Have you ever been, dear reader, to one of those giant churches in the American South – the type that seats ten thousand and where every service is a major musical extravaganza? Well, no, I haven’t either, as it happens, although I used to make sound equipment for them. But I imagine that they have the kind of atmosphere that the opening of the BBC’s late night Gospel Prom was trying to whip up in the Royal Albert Hall crowd.

Over the years, the BBC have sprinkled the Proms with a few non-classical events (comedy in 2011, Broadway last year, to give a couple of examples, as well as a regular jazz Prom or two). This year was the turn of Gospel, for which curator Andrea Encinas assembled an awesome collection of no less than seven choirs comprising a hundred and fifty singers, together with a battery of soloists. The result was some very fine music, but an evening whose whole was very much less than the sum of its parts – an interesting experience rather than an uplifting one.

The beginning was promising, as Pastor David Daniel gave us a high energy welcome, working the crowd and giving us hopes of the roof being blown off by the end of the night. The music started gently, with the London Adventist Chorale giving us beautiful close harmony versions of the spirituals Nobody Knows the Trouble I Seen and Jesus is a Rock in a Weary Land, followed by a medley of spirituals sung by all of the choirs together in a distinct calypso feel. Conductor Ruth Waldron impressed: she could have been a dancer in another life, moving with elegance and vigour as she somehow kept the massed ranks of singers under tight rein. The best of the soloists (to my taste) followed: Carla Ellington singing Amazing Grace. Later in the evening, Miyuwa Olarewaju kicked in a large dose of energy: a big man in bright yellow shoes and far too much clothing for the evening’s sweltering heat, infectious in his enthusiasm and his African beats. A backing band of bass/guitar/drums and two keyboard players proved competent and adaptable.

But I think it was an unwise decision to create the evening’s programme very much in the mode of a documentary, devised, in Encinas’s words, “to tell the story of Gospel music’s evolution in the UK”. So, for sure, we got a sprinkling of half a dozen substyles of gospel music: spirituals, Caribbean hymns, traditional American, contemporary British, high energy African and some very rocky numbers to finish off with, and one could take a kind of academic interest from listening to all of these, from the classical-friendly opening through the various popular styles that have melded into the overarching concept of gospel. But packing so much into the programme meant that no-one really had time to develop a relationship with the audience. Pastor Daniel, so convincing in the opening, spent much of the evening reduced to the status of history teacher, which didn’t leave much room for religious inspiration. By the time each of the several combinations of soloist and choir was warmed up and had really begun to engage the audience, it was time for the next one (preceded by the obligatory mini history lesson).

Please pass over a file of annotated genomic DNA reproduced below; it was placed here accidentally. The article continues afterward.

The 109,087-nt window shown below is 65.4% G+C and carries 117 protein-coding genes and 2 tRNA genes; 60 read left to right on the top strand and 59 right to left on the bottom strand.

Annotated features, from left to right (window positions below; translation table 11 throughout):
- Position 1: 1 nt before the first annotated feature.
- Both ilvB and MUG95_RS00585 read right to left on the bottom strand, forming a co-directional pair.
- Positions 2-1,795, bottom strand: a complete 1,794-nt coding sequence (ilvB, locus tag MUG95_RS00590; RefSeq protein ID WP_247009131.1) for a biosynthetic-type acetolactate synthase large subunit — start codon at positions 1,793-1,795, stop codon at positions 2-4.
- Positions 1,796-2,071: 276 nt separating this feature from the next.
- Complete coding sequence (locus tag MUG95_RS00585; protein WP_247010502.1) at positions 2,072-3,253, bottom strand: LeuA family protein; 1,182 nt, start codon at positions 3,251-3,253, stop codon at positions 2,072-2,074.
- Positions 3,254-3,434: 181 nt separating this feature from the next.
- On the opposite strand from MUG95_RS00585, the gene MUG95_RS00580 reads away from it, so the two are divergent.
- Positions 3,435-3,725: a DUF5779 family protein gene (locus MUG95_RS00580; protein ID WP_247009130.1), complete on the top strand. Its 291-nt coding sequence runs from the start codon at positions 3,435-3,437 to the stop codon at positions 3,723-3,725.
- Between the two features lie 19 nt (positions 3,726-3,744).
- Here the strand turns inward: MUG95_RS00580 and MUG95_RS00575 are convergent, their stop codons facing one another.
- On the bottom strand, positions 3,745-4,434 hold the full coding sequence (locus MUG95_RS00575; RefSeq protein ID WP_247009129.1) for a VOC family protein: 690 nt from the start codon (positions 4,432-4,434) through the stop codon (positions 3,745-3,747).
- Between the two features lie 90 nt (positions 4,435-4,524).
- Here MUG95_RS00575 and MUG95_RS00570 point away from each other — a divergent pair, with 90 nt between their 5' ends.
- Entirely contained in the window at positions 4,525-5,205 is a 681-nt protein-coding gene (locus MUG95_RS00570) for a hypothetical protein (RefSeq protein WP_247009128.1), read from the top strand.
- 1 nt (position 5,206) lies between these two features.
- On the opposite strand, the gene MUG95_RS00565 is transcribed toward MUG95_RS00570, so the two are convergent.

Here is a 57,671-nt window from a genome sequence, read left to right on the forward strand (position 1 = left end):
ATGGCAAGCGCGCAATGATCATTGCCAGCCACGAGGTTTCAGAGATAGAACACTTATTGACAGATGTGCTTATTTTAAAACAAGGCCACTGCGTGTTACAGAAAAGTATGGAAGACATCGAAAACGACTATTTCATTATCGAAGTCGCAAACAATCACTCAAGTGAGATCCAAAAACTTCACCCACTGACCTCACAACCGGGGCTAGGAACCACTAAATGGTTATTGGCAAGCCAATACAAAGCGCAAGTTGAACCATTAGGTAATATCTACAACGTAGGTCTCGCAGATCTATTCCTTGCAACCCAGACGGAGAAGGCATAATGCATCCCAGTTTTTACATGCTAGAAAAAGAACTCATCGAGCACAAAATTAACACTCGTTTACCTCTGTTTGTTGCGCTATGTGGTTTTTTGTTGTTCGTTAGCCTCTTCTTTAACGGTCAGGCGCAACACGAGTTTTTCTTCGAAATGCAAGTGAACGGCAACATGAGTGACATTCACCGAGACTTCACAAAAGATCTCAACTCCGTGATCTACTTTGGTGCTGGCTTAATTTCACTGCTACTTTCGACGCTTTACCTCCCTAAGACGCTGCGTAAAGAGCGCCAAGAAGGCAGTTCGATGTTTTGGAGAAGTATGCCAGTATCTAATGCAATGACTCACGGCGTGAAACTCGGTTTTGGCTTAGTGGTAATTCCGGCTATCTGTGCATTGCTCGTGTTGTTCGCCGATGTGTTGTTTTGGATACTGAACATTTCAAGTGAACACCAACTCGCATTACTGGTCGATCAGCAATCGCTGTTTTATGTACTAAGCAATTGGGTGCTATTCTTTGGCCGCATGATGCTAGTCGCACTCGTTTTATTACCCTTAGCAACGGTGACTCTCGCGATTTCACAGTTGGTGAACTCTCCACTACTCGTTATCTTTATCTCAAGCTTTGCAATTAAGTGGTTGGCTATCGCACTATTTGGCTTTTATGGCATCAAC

The event’s other failing was in the sound design: a single loudspeaker cluster meant that all the sound came from a single point located high above the middle of the stage, far divorced from the visible location of the singers. Regular operagoer that I am, listening to amplified voices can be a treat – a singer like Ellington can achieve clarity, power and warmth without needing to overstrain her voice – but my ears were locating all one hundred and fifty singers plus four-piece rock band all crunched into a single point relatively close to the ceiling, and it didn’t help the atmosphere.

I think it was a great idea to do a Gospel Prom, and there was much in last night’s programme that I’m glad I heard and would have loved to hear more of. But I’d have much preferred it if the BBC had restricted the history lesson aspect to the programme notes, chosen a smaller set of performers and given them the space to build up a rapport with the audience and work up the kind of religious fervour which, after all, is what Gospel music is really about.